Gender identity is the subjective experience of being male or female. For most people, gender identity matches their sex; usually, men “feel” like they are men, and women “feel” like they are women. However, there are individuals whose sex and gender identity do not match; these people are referred to as transgendered. For example, a person born male may strongly identify with the female gender, even in childhood. This individual may prefer female friends, may participate in traditionally feminine activities, and may wish to dress like a girl or woman. Transgendered people may elect to undergo hormone treatments and possibly surgery to alter their bodies to match their gender identity, thus becoming transsexuals. Others may not alter their biological sex, but dress and act in ways to match their gender identity. Sexual orientation among the transgendered is variable; for example, some transgendered/transsexual males may be attracted to other males, while others may prefer female sexual partners.
In this Application Assignment, you will draw on two types of sources of information about the biological basis of gender identity: the textbook’s coverage of the topic, which provides a broad but shallow survey of the research literature in this area, and a journal article on the topic, which will give you a more in-depth look at one specific research study. These two types of sources are often complementary – the first provides breadth of coverage but usually lacks specificity or detail, while the second provides depth but lacks perspective. You will need to reflect on how these two different types of sources, taken together, provide a more comprehensive picture of a topic than either one alone.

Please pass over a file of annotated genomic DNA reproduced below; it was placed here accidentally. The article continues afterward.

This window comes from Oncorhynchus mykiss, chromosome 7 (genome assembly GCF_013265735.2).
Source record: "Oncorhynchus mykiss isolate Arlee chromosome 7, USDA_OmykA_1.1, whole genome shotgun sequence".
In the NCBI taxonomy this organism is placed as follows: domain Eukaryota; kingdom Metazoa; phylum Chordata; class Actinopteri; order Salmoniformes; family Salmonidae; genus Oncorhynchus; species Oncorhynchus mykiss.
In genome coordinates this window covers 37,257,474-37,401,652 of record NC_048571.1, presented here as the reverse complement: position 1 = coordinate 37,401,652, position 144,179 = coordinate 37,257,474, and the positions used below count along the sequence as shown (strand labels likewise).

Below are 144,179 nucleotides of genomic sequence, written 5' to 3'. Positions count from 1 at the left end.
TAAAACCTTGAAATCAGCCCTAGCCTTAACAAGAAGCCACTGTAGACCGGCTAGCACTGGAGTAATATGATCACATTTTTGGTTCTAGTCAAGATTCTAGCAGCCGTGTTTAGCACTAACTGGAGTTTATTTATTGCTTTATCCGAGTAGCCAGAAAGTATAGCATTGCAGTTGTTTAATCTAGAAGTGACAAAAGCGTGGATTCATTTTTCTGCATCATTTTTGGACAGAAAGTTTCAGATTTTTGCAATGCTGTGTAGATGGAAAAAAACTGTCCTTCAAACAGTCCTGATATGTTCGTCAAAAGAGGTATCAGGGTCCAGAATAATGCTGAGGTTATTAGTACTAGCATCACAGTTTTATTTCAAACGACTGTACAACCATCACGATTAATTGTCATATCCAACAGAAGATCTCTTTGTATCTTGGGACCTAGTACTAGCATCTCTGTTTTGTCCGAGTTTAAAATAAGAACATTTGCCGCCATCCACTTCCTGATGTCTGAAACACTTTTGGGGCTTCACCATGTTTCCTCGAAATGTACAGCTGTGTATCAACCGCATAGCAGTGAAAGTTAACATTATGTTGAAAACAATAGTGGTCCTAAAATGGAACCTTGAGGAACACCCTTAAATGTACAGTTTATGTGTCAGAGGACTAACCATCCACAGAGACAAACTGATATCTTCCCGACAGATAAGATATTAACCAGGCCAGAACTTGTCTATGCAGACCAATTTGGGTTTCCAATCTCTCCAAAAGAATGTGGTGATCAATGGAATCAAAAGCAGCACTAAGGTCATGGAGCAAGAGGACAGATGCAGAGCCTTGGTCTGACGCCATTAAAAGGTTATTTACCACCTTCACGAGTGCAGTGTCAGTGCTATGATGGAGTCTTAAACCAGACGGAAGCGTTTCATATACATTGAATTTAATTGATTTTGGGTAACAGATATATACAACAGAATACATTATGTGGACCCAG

To prepare for this assignment
Review the textbook’s coverage of the development of sexual characteristics, paying special attention to discussions of biological factors that contribute to
behavioral and psychological differences between males and females,
sexual anomalies (particularly pseudohermaphroditism), and
In the Walden Library’s database of journals, locate and read at least one case study or research report of transgendered or transsexual individuals.
Think about how the information in the journal article relates to information from the textbook.
The assignment: (1–2 pages)
Considering both “typical” and “atypical” (i.e., pseudohermaphrodites) sexual development, briefly analyze the effects sex hormones seem to have on the development of gender-related behavioral and psychological characteristics in humans. In other words, what “masculine” characteristics are related to male hormones, and what “feminine” characteristics are related to female hormones?
Briefly summarize the journal article you found, including discussion of the following points, if relevant:
At what age and in what ways the subject(s) demonstrated characteristics of transgender.
Possible sources (causes) of these characteristics, if addressed in the article.
Description and outcome of any treatments that were attempted, if addressed.
Compare and contrast the two sources of information (textbook and journal article) regarding biology and gender identity. Include all of the following that are relevant:
How do the sources differ with respect to the type of information provided? In other words, what information can be gained from a literature review (textbook) versus a case study/research report (journal article)?
On what points do the two sources agree?
On what points do the two sources disagree?
How do the two sources complement one another in helping you to understand the biological basis of gender identity? Be specific, using examples where appropriate.
Support your Application Assignment with specific references to all resources used in its preparation. You are asked to provide a reference list only for those resources not included in the Learning Resources for this course.
Resources to use:
Course Text: Garrett, B. (2015). Brain and Behavior: An Introduction to Biological Psychology, (4th ed.). Los Angeles: Sage.
Chapter 6, “Motivation and the Regulation of Internal States” (pp. 159–195)
Chapter 7, “The Biology of Sex and Gender” (pp. 197–229)
A case study or research report from the Walden Library that discusses transgendered or transsexual individuals.
Hunger, Satiation, and the Regulation of Fat Reserves (Brain and Behavior, Figure 6.7)